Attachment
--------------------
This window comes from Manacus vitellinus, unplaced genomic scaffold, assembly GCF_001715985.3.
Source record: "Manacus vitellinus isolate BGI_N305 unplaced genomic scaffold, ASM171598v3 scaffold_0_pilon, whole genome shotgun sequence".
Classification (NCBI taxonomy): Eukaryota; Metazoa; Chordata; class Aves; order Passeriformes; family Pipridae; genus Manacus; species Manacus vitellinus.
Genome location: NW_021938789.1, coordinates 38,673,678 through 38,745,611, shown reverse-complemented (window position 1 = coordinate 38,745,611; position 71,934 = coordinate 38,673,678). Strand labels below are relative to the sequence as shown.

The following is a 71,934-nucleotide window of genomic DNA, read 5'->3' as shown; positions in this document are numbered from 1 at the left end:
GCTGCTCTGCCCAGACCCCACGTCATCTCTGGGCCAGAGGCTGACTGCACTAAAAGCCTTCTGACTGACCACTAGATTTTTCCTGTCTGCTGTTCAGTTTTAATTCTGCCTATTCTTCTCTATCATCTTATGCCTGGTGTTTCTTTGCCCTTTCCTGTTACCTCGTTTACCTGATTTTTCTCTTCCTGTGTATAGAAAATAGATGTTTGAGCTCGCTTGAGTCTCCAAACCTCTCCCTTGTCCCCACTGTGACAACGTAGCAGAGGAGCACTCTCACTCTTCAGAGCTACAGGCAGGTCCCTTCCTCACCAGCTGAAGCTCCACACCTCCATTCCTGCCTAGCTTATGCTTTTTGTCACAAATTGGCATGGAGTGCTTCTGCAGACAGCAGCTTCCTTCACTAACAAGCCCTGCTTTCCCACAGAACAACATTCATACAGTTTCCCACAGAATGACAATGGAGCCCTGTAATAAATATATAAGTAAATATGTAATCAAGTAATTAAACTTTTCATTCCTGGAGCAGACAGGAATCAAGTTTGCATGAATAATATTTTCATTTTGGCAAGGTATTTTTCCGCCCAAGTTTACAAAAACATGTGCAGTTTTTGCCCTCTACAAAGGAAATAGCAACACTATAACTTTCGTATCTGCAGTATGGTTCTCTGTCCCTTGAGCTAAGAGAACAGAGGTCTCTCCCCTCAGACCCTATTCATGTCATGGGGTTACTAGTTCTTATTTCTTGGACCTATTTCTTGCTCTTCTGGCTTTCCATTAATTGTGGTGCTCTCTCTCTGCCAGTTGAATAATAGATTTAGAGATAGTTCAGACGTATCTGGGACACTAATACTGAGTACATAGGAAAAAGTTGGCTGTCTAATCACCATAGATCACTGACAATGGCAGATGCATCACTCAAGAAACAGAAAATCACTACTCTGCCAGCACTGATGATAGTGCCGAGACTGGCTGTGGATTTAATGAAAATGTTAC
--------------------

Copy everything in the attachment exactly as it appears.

This window comes from Manacus vitellinus, unplaced genomic scaffold, assembly GCF_001715985.3.
Source record: "Manacus vitellinus isolate BGI_N305 unplaced genomic scaffold, ASM171598v3 scaffold_0_pilon, whole genome shotgun sequence".
Classification (NCBI taxonomy): Eukaryota; Metazoa; Chordata; class Aves; order Passeriformes; family Pipridae; genus Manacus; species Manacus vitellinus.
Genome location: NW_021938789.1, coordinates 38,673,678 through 38,745,611, shown reverse-complemented (window position 1 = coordinate 38,745,611; position 71,934 = coordinate 38,673,678). Strand labels below are relative to the sequence as shown.

The following is a 71,934-nucleotide window of genomic DNA, read 5'->3' as shown; positions in this document are numbered from 1 at the left end:
GCTGCTCTGCCCAGACCCCACGTCATCTCTGGGCCAGAGGCTGACTGCACTAAAAGCCTTCTGACTGACCACTAGATTTTTCCTGTCTGCTGTTCAGTTTTAATTCTGCCTATTCTTCTCTATCATCTTATGCCTGGTGTTTCTTTGCCCTTTCCTGTTACCTCGTTTACCTGATTTTTCTCTTCCTGTGTATAGAAAATAGATGTTTGAGCTCGCTTGAGTCTCCAAACCTCTCCCTTGTCCCCACTGTGACAACGTAGCAGAGGAGCACTCTCACTCTTCAGAGCTACAGGCAGGTCCCTTCCTCACCAGCTGAAGCTCCACACCTCCATTCCTGCCTAGCTTATGCTTTTTGTCACAAATTGGCATGGAGTGCTTCTGCAGACAGCAGCTTCCTTCACTAACAAGCCCTGCTTTCCCACAGAACAACATTCATACAGTTTCCCACAGAATGACAATGGAGCCCTGTAATAAATATATAAGTAAATATGTAATCAAGTAATTAAACTTTTCATTCCTGGAGCAGACAGGAATCAAGTTTGCATGAATAATATTTTCATTTTGGCAAGGTATTTTTCCGCCCAAGTTTACAAAAACATGTGCAGTTTTTGCCCTCTACAAAGGAAATAGCAACACTATAACTTTCGTATCTGCAGTATGGTTCTCTGTCCCTTGAGCTAAGAGAACAGAGGTCTCTCCCCTCAGACCCTATTCATGTCATGGGGTTACTAGTTCTTATTTCTTGGACCTATTTCTTGCTCTTCTGGCTTTCCATTAATTGTGGTGCTCTCTCTCTGCCAGTTGAATAATAGATTTAGAGATAGTTCAGACGTATCTGGGACACTAATACTGAGTACATAGGAAAAAGTTGGCTGTCTAATCACCATAGATCACTGACAATGGCAGATGCATCACTCAAGAAACAGAAAATCACTACTCTGCCAGCACTGATGATAGTGCCGAGACTGGCTGTGGATTTAATGAAAATGTTAC